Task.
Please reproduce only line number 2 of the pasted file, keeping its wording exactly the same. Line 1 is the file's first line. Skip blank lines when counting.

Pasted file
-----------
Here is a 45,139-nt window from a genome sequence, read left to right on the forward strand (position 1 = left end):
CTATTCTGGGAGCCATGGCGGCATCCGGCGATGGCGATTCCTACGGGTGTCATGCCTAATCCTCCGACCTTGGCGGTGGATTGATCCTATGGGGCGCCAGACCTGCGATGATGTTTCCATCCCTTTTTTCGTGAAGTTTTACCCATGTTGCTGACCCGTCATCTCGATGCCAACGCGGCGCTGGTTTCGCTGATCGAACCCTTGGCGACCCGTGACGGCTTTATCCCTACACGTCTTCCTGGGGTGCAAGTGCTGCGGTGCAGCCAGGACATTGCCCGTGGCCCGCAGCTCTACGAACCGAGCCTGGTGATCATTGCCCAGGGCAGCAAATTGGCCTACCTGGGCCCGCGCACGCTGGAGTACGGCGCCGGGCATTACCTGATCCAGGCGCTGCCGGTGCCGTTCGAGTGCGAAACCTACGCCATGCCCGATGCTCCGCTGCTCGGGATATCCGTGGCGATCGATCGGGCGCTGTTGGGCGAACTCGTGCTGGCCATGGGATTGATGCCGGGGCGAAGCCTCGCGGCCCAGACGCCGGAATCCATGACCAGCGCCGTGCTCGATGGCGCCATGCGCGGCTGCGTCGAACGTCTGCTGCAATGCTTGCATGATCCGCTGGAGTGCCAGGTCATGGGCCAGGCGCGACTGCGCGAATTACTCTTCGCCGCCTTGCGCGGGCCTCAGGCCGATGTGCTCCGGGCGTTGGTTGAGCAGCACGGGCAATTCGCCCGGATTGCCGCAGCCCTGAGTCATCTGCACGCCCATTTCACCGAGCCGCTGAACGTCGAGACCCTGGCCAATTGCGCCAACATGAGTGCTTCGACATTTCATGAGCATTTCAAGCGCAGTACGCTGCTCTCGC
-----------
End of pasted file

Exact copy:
CTATTCTGGGAGCCATGGCGGCATCCGGCGATGGCGATTCCTACGGGTGTCATGCCTAATCCTCCGACCTTGGCGGTGGATTGATCCTATGGGGCGCCAGACCTGCGATGATGTTTCCATCCCTTTTTTCGTGAAGTTTTACCCATGTTGCTGACCCGTCATCTCGATGCCAACGCGGCGCTGGTTTCGCTGATCGAACCCTTGGCGACCCGTGACGGCTTTATCCCTACACGTCTTCCTGGGGTGCAAGTGCTGCGGTGCAGCCAGGACATTGCCCGTGGCCCGCAGCTCTACGAACCGAGCCTGGTGATCATTGCCCAGGGCAGCAAATTGGCCTACCTGGGCCCGCGCACGCTGGAGTACGGCGCCGGGCATTACCTGATCCAGGCGCTGCCGGTGCCGTTCGAGTGCGAAACCTACGCCATGCCCGATGCTCCGCTGCTCGGGATATCCGTGGCGATCGATCGGGCGCTGTTGGGCGAACTCGTGCTGGCCATGGGATTGATGCCGGGGCGAAGCCTCGCGGCCCAGACGCCGGAATCCATGACCAGCGCCGTGCTCGATGGCGCCATGCGCGGCTGCGTCGAACGTCTGCTGCAATGCTTGCATGATCCGCTGGAGTGCCAGGTCATGGGCCAGGCGCGACTGCGCGAATTACTCTTCGCCGCCTTGCGCGGGCCTCAGGCCGATGTGCTCCGGGCGTTGGTTGAGCAGCACGGGCAATTCGCCCGGATTGCCGCAGCCCTGAGTCATCTGCACGCCCATTTCACCGAGCCGCTGAACGTCGAGACCCTGGCCAATTGCGCCAACATGAGTGCTTCGACATTTCATGAGCATTTCAAGCGCAGTACGCTGCTCTCGC